We haven’t written anything on it for AniFem yet, but hopefully that will change soon. For now, we’ll leave some mild content considerations for depictions of grief and bad parenting, and hope this signal-boost gets a few more eyes on the series.
There aren’t a ton of family-friendly titles on this list, so allow us to whole-heartedly encourage you to show this one to your younger relatives. Through its magical girl-esque adventures, Little Witch Academia explores self-confidence, hard work, prejudice, and the value of magic in the everyday world.
Through it all, the series remains centered on its diverse female cast and their relationships with each other, whether that’s as friends, mentors, or rivals, and everyone is given distinct quirks and layers. Energetic and inspiring, Little Witch Academia is an entertaining romp for kids and adults alike. You can read our full recommendation here.
Adorable, funny, deceptively smart, and as warm-hearted as its three protagonists, My Love Story quickly set the bar for teen rom-coms and then proceeded to break its own records. This is a “how to” for healthy relationships: a story about communication, kindness, and self-worth that’s willing to dig into difficult emotions but always meets its challenges with sympathy and optimism.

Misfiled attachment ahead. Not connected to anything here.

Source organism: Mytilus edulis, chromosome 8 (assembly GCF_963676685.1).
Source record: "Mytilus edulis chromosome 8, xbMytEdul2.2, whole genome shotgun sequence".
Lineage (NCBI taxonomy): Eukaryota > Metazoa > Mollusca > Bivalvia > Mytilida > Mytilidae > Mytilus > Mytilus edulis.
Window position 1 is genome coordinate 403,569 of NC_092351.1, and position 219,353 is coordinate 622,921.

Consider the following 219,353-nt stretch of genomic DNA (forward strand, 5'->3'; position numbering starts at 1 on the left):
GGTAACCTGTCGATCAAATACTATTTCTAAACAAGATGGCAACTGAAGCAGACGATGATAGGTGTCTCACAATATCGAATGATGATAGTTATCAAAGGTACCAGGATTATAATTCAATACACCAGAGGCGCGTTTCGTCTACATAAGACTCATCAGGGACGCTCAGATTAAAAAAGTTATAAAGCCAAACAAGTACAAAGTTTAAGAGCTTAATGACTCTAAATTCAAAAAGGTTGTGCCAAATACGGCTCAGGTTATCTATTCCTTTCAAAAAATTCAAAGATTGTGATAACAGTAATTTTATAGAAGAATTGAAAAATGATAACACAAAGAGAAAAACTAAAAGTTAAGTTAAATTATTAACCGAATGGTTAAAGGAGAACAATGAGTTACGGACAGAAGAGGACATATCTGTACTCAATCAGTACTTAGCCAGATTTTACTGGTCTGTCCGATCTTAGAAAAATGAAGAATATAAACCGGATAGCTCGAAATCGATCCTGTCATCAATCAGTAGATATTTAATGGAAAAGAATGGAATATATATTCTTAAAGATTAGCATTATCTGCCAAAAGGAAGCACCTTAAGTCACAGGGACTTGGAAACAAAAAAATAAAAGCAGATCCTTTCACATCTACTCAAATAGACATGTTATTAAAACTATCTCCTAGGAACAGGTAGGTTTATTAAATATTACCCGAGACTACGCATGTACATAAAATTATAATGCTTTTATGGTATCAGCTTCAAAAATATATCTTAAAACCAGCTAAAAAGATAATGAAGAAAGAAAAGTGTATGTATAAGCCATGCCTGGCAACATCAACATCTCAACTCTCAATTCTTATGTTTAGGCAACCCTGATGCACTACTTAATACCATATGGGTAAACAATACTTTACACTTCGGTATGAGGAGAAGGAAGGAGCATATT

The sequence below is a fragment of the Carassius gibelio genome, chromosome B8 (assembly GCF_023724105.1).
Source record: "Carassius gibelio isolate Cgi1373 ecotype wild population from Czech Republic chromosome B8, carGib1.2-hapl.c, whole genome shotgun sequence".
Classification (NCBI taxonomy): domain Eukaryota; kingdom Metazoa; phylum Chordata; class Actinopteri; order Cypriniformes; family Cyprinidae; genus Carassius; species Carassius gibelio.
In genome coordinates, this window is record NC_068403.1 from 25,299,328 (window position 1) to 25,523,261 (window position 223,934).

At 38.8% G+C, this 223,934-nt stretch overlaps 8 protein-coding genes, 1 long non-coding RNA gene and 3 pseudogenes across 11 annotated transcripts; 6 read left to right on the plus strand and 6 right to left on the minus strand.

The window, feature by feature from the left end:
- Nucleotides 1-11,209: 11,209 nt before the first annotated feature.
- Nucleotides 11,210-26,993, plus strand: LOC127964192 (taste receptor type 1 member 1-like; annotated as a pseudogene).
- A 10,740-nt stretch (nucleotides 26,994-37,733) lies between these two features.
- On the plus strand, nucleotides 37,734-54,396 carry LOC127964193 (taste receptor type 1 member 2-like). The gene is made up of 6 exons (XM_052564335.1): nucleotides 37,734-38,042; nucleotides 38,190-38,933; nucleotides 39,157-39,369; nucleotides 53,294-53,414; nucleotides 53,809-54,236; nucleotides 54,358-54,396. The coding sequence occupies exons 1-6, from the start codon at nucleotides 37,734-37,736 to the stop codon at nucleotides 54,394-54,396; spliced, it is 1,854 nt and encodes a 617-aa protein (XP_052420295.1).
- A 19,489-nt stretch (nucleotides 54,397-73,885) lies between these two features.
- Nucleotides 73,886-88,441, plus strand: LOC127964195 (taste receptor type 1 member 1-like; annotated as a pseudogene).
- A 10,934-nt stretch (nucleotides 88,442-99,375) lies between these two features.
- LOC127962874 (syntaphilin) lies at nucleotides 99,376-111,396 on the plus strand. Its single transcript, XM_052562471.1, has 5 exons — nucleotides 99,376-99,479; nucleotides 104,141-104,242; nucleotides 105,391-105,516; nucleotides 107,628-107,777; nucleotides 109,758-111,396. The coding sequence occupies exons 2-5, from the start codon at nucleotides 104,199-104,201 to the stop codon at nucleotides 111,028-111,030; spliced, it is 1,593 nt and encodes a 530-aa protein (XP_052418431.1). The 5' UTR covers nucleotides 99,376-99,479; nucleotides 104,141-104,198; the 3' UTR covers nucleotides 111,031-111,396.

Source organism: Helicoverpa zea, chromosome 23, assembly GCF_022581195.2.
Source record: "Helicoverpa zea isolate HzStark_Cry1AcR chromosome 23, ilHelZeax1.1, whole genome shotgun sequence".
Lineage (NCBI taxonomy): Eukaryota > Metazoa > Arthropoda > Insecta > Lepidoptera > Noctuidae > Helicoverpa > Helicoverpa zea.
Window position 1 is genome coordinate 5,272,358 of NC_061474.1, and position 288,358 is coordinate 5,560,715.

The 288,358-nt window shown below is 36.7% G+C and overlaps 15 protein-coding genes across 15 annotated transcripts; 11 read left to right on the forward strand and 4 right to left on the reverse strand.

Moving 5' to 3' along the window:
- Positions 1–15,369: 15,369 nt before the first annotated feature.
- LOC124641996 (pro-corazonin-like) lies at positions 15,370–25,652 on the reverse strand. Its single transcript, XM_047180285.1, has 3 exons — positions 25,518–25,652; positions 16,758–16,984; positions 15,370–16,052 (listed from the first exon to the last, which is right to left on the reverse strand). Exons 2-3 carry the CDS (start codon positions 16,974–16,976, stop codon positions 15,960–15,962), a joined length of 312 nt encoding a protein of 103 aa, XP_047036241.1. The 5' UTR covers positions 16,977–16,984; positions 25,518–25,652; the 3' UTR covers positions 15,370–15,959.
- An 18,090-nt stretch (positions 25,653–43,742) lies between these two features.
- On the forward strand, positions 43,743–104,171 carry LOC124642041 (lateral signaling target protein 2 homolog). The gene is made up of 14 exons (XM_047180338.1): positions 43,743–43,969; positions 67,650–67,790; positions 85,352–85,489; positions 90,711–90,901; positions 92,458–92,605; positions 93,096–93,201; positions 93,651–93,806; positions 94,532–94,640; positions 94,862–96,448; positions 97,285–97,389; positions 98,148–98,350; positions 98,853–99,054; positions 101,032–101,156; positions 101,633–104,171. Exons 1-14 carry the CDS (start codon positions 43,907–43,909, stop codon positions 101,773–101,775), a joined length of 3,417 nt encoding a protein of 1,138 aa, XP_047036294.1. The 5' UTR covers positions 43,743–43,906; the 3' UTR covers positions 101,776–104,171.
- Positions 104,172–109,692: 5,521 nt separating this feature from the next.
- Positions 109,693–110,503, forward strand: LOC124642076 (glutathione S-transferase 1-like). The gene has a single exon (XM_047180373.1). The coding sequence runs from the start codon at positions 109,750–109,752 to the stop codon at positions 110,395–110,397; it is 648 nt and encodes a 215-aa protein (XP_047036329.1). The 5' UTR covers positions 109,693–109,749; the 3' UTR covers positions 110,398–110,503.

And as a nifty bonus, it’s another series that’s easy to toss at preteens as well as older audiences! You can read our full recommendation here for more.
From the first notes of its opening song and the film-reference-studded visuals that go along with it, Princess Jellyfish sets itself up as one of the most charming shows of the 2010s. It’s wonderfully clever, packing a ton of nuance into its eleven episodes. The charming (and body-diverse!) cast of weirdos will worm their way into your heart right away, and its social commentary about finding community, functioning in society, and what is lost in gentrification feels just as relevant, if not moreso, in the final days before 2020.